“Nothing is what it seems in the Lockerbie story, nothing quite adds up,” says local reporter David Johnston, one of the first journalists on the scene.

It soon emerged a call was made to the US embassy in the Finnish capital that a Pan Am plane from Frankfurt to the US would be bombed in what was known as the “Helsinki warning”, with American diplomats in Europe told of a threat.

Passengers and luggage were transferred at Heathrow to Pan Am 103 from a feeder flight originating in Frankfurt and Dr Swire believes the plane was only two-thirds full because people were “warned off”. “We weren’t warned. Nobody told us,” he says.

“I felt I had a right to know the truth about how my daughter had come to be killed and why she wasn’t protected against being killed. And those were the bases on which we very soon found we were being richly and profusely deceived by the authorities.”

Flowers at the commemoration service
Flowers at the 2018 commemoration service

The ‘biggest crime scene in history’

Wreckage from the plane was spread over 845 square miles in what Richard Marquise, who headed up the FBI Lockerbie taskforce, describes as “the biggest crime scene in history”.

Investigators concluded the bomb was in a cassette player that was wrapped in clothes and put inside a brown hard-sided Samsonite suitcase.

A fragment of Toshiba circuit board pointed to possible links to tape recorder bombs made by Iran-backed PLFP-GC, a Palestinian terror group active in the 1970s and 1980s, who were suspected of carrying out the attack for the Iranians.

Dr Swire took his own replica bomb – the explosive material substituted for marzipan – on a plane from Heathrow to the US to highlight the security flaws.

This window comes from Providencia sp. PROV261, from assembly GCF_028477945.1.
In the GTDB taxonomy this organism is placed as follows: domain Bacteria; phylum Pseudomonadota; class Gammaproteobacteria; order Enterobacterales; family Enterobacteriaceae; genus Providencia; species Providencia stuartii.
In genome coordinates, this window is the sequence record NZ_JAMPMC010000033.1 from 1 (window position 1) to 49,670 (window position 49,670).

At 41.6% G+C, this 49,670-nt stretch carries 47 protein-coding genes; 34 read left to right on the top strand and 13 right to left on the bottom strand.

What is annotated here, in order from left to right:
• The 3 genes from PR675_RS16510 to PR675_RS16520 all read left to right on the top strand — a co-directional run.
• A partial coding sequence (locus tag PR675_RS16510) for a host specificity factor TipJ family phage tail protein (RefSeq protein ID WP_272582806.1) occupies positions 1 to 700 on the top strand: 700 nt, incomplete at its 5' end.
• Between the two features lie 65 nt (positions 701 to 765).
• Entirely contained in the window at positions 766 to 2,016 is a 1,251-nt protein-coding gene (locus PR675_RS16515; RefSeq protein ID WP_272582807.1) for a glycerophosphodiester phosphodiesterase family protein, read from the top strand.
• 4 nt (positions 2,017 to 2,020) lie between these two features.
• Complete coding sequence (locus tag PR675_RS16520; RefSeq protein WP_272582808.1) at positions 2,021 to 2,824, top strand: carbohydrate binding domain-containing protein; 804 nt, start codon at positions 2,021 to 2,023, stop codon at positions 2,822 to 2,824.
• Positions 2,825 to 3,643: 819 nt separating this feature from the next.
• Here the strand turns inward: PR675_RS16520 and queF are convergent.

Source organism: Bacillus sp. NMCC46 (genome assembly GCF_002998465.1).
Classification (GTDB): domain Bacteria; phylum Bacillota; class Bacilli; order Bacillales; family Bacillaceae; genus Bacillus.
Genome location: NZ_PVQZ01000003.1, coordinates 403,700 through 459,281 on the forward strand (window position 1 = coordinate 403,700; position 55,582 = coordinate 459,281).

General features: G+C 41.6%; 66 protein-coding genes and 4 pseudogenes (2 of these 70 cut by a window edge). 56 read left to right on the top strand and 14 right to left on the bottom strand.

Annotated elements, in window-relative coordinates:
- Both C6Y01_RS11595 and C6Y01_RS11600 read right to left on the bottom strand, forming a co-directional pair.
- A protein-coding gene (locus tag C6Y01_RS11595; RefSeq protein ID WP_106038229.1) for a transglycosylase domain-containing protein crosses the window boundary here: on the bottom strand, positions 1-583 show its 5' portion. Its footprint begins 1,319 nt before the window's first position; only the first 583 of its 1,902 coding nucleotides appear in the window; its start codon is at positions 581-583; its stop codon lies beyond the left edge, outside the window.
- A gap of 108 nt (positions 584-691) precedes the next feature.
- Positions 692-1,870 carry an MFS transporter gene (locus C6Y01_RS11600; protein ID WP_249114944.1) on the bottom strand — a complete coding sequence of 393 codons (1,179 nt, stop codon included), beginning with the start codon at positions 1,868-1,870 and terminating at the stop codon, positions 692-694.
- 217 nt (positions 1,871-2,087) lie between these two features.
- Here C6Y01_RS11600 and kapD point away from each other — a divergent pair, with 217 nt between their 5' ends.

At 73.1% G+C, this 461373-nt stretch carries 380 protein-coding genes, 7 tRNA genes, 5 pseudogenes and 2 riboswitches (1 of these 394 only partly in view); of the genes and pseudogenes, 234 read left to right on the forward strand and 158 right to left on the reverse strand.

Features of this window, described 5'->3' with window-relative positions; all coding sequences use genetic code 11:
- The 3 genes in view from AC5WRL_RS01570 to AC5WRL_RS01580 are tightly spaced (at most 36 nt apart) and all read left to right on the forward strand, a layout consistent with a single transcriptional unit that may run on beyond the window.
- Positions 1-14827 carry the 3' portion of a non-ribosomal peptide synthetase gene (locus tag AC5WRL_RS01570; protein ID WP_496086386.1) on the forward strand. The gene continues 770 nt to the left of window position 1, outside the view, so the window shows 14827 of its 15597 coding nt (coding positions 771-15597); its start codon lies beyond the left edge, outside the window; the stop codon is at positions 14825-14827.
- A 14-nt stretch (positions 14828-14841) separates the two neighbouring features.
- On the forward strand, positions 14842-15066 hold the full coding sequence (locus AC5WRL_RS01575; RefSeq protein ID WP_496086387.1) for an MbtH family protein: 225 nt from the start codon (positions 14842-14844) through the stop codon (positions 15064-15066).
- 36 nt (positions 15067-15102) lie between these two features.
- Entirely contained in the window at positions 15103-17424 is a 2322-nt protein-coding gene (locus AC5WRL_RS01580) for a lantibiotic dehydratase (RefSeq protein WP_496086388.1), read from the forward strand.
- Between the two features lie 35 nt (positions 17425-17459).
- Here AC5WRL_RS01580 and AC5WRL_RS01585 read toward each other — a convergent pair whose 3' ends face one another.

“It was an obsession,” he admits. “All I was after was the truth of why our beautiful daughter had been murdered and I was bloody determined to find out who did it.”

The kindness of the women in Lockerbie

Meanwhile, in Lockerbie volunteers were cleaning the mud, blood and aviation fuel from the victims’ belongings left scattered amid the wreckage and bodies.

Clothes were washed, pressed and folded, jewellery was polished, and the pages of a tattered bible were individually ironed.

Miami-based Victoria Cummock, whose husband John died on board, was surprised to receive his clean laundry.

“I got back his personal effects due to the kindness of the women in Lockerbie,” she says.

Victoria Cummock
Victoria Cummock

The Malta connection and the Libyans

Charred clothes which were packed with the bomb were traced to a shop in Malta, and two Libyan suspects came into the FBI’s sights.

Colonel Gaddafi’s Libya had a motive for the attack after an American bombing in capital Tripoli and a tiny fragment of circuit board, called PT35, found embedded in a shirt collar 20 miles from Lockerbie, was traced to Swiss electronics expert Edwin Bollier, who said he sold a batch of timers to the rogue state.

After CIA asset Majid Giaka, a Libyan double agent codenamed “Puzzle Piece”, said he saw the suspects with a brown suitcase at Malta airport the day before the bombing, two men were charged.

But there was little hope of Colonel Gaddafi handing over Abdelbaset al Megrahi, a Libyan intelligence officer, and Lamin Khalifah Fhimah, a security official for Libyan Arab Airlines, to face trial.

Telling only his wife for fear he would be intercepted by the security services, Dr Swire travelled to Libya to meet the dictator face to face in an attempt to persuade him.

“I was pretty crazy at that time,” he says. “I was so determined that I wasn’t scared, nervous yes, but not scared.”

Dr Swire says he heard the “click, click, click” of Gaddafi’s female soldiers readying their AK47s as he opened his briefcase to reveal pictures of his daughter, then again at the end of the meeting when he pinned a badge reading “Lockerbie the truth must be known” to the Libyan leader’s lapel.

The meeting had no obvious impact, and it was not until 11 years after the bombing that Gaddafi finally agreed to extradite the suspects in the face of tough economic sanctions imposed in response to the atrocity.

DAMASCUS, SYRIA- MARCH 29: Libya's President Muammar Gaddafi looks on at the opening of the two-day Arab Summit in Damascus, Syria March 29, 2008. The Arab summit will be held in the Syrian capital from March 29-30. (Photo by Salah Malkawi/ Getty Images)
Muammar Gaddafi, who was killed by rebel forces in 2011

‘The shock was so great I collapsed’